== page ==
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The pharmacist in retrospect
  1. Per Hartvig
  1. Correspondence to Per Hartvig, Editor, EJHP Practice & Science, Department of Pharmacology and Pharmacotherapy, SUND, University of Copenhagen, Universitetsparke 2, Copenhagen 2100, Denmark; peh{at}farma.ku.dk

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“The pharmacist lost his profession when he could not feel the taste of his drug, not smell it, could not recognise its structure, could not extract and purify it, did not know how to formulate it, did not know how to store it and how to describe it. He has then searched the profession ever since. He has not found it”. Yngve Torud at the 1st EUFEPS Conference, 1993

This change might have happened in the mid-1950s. Is it that bad? The skills of the old pharmacist are lost with the generation now dying. This is really sad and there is also a strong need to keep the knowledge for coming generations to highlight the great skills and competences that were linked to the profession.

However, new niches have emerged which have pharmacists as initiators and important fashion leaders. One was ‘good manufacturing practice’ that came up at the same time and moved the quality of medicines and processes for their manufacture forward. This forefront position has been maintained by pharmacists ever since. Other aspects of quality and in different members of the GXP family also generated interest and support from pharmacists, although sometimes beyond common sense. The characteristics of a pharmacist (highly quality minded, safety thinking, precise, controlling and structured), which have been shown in scientific studies, played an important role in their impact. GMP has even been translated as ‘Good made pharmacists’.

Another area was pharmacokinetics. Pharmacists have the skills and knowledge for bioanalysis, calculations and statistics, which are the mainstays of kinetics. Although pharmacokinetics might be regarded as a support science, it has been developed tremendously under the auspices of the pharmacists into knowledge on the relation of pharmacokinetics to pharmacodynamics using advanced simulations and modelling to understand and explain complex interactions. The science has developed into related areas, such as clinical trials and clinical mechanistic studies, as well as the area of developing optimal research designs. The statistical calculations and models are well developed and most pharmacists have a working knowledge of how to calculate basic parameters such as volume of distribution, clearance and bioavailability. However, they often have difficulties understanding and using the information in terms of reasoning of mechanisms of action, making changes when conditions are altered and providing dosing advice when all of the information is not available on drug disposition in the single patient.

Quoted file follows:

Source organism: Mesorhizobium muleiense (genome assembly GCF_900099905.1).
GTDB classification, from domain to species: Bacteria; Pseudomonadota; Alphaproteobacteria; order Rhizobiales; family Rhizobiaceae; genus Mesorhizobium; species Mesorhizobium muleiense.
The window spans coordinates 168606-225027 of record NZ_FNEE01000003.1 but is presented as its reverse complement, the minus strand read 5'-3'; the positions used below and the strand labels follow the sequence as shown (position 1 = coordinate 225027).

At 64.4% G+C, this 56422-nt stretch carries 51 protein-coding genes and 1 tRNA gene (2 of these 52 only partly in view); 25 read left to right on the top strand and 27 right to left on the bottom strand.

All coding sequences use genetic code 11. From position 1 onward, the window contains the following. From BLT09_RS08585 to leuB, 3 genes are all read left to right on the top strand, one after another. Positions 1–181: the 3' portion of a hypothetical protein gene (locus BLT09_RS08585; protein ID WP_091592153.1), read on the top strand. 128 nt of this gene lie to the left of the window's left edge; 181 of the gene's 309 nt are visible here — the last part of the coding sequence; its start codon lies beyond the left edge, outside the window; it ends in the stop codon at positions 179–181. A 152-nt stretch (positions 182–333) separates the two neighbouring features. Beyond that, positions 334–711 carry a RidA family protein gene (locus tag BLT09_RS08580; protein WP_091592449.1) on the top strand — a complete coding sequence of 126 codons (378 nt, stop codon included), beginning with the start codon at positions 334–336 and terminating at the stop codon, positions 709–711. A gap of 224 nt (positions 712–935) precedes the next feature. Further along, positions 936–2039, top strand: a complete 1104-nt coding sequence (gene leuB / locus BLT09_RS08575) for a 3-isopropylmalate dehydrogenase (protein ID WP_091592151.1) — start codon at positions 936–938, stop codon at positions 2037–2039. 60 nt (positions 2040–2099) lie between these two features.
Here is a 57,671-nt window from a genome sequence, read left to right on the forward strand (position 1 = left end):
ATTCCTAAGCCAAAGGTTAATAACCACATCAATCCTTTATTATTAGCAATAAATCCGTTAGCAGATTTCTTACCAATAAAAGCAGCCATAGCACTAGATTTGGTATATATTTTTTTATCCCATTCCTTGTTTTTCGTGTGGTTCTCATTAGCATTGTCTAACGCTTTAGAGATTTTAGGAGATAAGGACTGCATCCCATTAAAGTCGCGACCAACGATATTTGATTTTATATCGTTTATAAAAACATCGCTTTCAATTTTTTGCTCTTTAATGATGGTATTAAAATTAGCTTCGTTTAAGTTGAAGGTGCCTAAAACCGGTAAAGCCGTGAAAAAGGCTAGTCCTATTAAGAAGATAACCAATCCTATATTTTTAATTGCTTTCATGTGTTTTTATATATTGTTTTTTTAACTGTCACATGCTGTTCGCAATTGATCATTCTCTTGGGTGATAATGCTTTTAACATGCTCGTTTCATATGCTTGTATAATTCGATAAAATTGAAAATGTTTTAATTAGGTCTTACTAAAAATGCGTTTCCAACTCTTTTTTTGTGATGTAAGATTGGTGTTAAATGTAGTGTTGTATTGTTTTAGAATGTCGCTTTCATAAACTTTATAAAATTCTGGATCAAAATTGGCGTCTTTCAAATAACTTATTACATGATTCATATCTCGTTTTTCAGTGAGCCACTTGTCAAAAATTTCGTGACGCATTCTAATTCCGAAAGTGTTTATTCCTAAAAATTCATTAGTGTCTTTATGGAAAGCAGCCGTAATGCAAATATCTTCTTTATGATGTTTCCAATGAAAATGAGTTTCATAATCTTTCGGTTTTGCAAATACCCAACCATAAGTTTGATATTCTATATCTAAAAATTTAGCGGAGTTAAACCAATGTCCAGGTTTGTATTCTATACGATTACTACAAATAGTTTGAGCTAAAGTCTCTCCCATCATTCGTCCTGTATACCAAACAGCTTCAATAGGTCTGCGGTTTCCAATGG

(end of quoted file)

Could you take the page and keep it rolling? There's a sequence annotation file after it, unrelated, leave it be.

There are other areas which have benefitted from the initiatives and interests of pharmacists and where they have contributed to development and obtained a leading position. These are: pharmaco-epidemiology, although this area is still limited with respect to predicting outcome; drug formulation and drug stability aspects on a small scale; patient/medication safety; clinical pharmacy, which has to show value for money; and clinical trial methodology and pharmacovigiliance, areas where we are still searching for good methods for early warning.

Times have changed. The profession has broadened and it is still not possible to describe the profession in a few words. The new fields are all present within the hospital pharmacy. There is a great need to show the steps forward that have been made in areas where pharmacists are playing a pronounced role and even leading development. The best way to document development is publishing, and in a peer reviewed journal which covers all aspects of pharmacy science, such as the European Journal of Hospital Pharmacy, now being published by a new publisher.

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Footnotes

  • Competing interests None.

  • Provenance and peer review Not commissioned; not externally peer reviewed.

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